I watched a few episodes of a series called “The Big C,” a phrase that makes me terribly uncomfortable. The story line follows a woman who will not tell her family that she has cancer; but it goes deeper than that, exploring her motivations and her desire to “take her life back.” In the first few episodes, every time she finds the will and the opportunity to share the news, her son or husband inadvertently and selfishly steals the moment. The show is well acted and the many subplots provide laughs.I know how the season ends, but I’m not writing a review. I only write to discuss the decision made by thousands every day, which is not to tell their family members or their friends that they have cancer.
Strictly by coincidence, on the morning that I would later watch the first program, I awoke with the worst case of hot flashes and nausea I have had to date. I have rarely had both simultaneously, and never had the symptoms been so terrible, even while occurring separately.
When I tried to get to the kitchen, where I keep my anti-nausea medicine, I was too dizzy to walk and had to fall backwards onto the bed.
While the stifling hot flashes ran like flames through my face and the back my neck, the phone rang, and it was my partner, Trish on the other end. I accidentally dropped the receiver, picked it up and put the speaker on, and told her how my morning had begun.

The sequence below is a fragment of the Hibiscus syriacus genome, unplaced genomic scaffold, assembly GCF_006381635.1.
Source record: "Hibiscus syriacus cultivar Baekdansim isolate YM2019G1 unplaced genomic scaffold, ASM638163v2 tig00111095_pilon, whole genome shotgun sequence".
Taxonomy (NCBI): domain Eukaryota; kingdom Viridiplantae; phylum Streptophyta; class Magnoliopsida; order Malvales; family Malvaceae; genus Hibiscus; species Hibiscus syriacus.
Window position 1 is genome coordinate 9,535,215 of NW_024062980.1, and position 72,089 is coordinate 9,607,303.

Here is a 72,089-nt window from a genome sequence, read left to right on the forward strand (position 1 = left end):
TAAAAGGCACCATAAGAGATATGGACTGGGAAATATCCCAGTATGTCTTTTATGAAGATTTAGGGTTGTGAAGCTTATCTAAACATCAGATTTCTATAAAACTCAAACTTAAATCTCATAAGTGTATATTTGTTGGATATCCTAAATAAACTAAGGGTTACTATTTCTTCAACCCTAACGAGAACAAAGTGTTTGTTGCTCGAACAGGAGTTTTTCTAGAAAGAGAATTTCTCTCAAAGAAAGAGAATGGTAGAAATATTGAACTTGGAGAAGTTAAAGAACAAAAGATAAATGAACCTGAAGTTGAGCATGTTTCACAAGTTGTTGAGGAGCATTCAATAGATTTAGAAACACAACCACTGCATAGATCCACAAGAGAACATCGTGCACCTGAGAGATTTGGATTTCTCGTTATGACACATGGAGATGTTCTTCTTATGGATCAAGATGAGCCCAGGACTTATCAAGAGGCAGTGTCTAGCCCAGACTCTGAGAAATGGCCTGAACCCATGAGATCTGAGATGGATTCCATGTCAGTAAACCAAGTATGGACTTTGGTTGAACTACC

She knew perfectly how to reply. Not with long questions or suggestions, but calmly, in a soothing voice as if talking to a child, which at that moment I was—at some time or other, anyone with cancer will feel like a child. But my inner self held on as I tried to control the nausea and hot flashes. Trish’s voice came through the speaker phone. “I know, honey. I’m sorry.”She understood what I was going through. She knew because I had told her, nine months ago now. I don’t know how she would have understood these problems if I had not told her, or if I had hidden my diagnosis from her.
I did not know why my father went to the doctor so much, or why he kept getting thinner and thinner. I did not know why he spent so many weeks, even months, in the hospital. He would not let me visit him. I didn’t know why. When my mother said that he was receiving cobalt treatments, I did not know what that meant. I was seventeen years old, and never knew that my father had cancer—not until the telephone rang, and I heard my mother’s scream. She had not told me. She had not told my ten year-old sister, either. It was I who had to slowly climb the stairs and tell her that the spark of her life, her valiant knight, her prince, had died of cancer. She cried and said she never knew that he was so sick. Because no one had told her.
I tell everyone about my cancer, even the woman who scoops my gelato at Ganauche, to the manager at King’s, because I consider them friends. Each time I come in, they show their concern and ask how I am. I receive prayer cards from aging Irish Catholic aunts. I have also suggested that Trish tell the people that work with her, and to go to them when she is afraid. Her co-workers, most of whom I’ve never met, recently made a “Generous Contribution” to the Prostate Cancer Society in my name.Even my gracious readers at Open Salon have leant their support. All this began by telling one person. Telling one person not only made it easier on my family, it created an entire network. Many hearts and souls, including mine, have been touched. So if you have such an enormous problem as cancer, tell someone. Get that network rolling, and let it put a smile on your face—you deserve it.
And no letters folks. I know how that TV series ends!